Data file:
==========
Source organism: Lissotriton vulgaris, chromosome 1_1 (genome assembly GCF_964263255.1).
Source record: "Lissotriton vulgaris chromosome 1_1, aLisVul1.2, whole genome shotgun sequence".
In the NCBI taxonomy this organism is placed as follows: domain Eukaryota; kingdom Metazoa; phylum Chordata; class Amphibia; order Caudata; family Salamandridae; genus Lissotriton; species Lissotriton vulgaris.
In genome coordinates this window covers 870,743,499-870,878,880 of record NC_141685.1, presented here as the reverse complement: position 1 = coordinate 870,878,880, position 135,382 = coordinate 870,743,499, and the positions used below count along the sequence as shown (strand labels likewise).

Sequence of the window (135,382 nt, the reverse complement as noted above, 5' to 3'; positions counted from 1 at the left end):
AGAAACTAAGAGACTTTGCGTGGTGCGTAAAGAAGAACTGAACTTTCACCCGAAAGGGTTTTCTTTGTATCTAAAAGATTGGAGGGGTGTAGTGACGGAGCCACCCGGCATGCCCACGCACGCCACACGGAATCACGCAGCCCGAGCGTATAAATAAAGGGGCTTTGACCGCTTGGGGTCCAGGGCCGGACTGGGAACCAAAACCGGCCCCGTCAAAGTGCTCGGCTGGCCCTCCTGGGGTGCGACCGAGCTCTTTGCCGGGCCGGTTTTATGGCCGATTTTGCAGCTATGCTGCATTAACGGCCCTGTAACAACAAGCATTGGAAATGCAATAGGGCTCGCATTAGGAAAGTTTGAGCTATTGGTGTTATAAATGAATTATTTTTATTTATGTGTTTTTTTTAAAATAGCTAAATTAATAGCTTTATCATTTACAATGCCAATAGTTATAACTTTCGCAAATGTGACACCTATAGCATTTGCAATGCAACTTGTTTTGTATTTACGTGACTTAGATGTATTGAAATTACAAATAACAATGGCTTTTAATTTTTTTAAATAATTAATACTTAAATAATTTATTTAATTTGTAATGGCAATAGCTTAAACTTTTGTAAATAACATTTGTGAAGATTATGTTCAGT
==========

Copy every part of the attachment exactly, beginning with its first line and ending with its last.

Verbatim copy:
Source organism: Lissotriton vulgaris, chromosome 1_1 (genome assembly GCF_964263255.1).
Source record: "Lissotriton vulgaris chromosome 1_1, aLisVul1.2, whole genome shotgun sequence".
In the NCBI taxonomy this organism is placed as follows: domain Eukaryota; kingdom Metazoa; phylum Chordata; class Amphibia; order Caudata; family Salamandridae; genus Lissotriton; species Lissotriton vulgaris.
In genome coordinates this window covers 870,743,499-870,878,880 of record NC_141685.1, presented here as the reverse complement: position 1 = coordinate 870,878,880, position 135,382 = coordinate 870,743,499, and the positions used below count along the sequence as shown (strand labels likewise).

Sequence of the window (135,382 nt, the reverse complement as noted above, 5' to 3'; positions counted from 1 at the left end):
AGAAACTAAGAGACTTTGCGTGGTGCGTAAAGAAGAACTGAACTTTCACCCGAAAGGGTTTTCTTTGTATCTAAAAGATTGGAGGGGTGTAGTGACGGAGCCACCCGGCATGCCCACGCACGCCACACGGAATCACGCAGCCCGAGCGTATAAATAAAGGGGCTTTGACCGCTTGGGGTCCAGGGCCGGACTGGGAACCAAAACCGGCCCCGTCAAAGTGCTCGGCTGGCCCTCCTGGGGTGCGACCGAGCTCTTTGCCGGGCCGGTTTTATGGCCGATTTTGCAGCTATGCTGCATTAACGGCCCTGTAACAACAAGCATTGGAAATGCAATAGGGCTCGCATTAGGAAAGTTTGAGCTATTGGTGTTATAAATGAATTATTTTTATTTATGTGTTTTTTTTAAAATAGCTAAATTAATAGCTTTATCATTTACAATGCCAATAGTTATAACTTTCGCAAATGTGACACCTATAGCATTTGCAATGCAACTTGTTTTGTATTTACGTGACTTAGATGTATTGAAATTACAAATAACAATGGCTTTTAATTTTTTTAAATAATTAATACTTAAATAATTTATTTAATTTGTAATGGCAATAGCTTAAACTTTTGTAAATAACATTTGTGAAGATTATGTTCAGT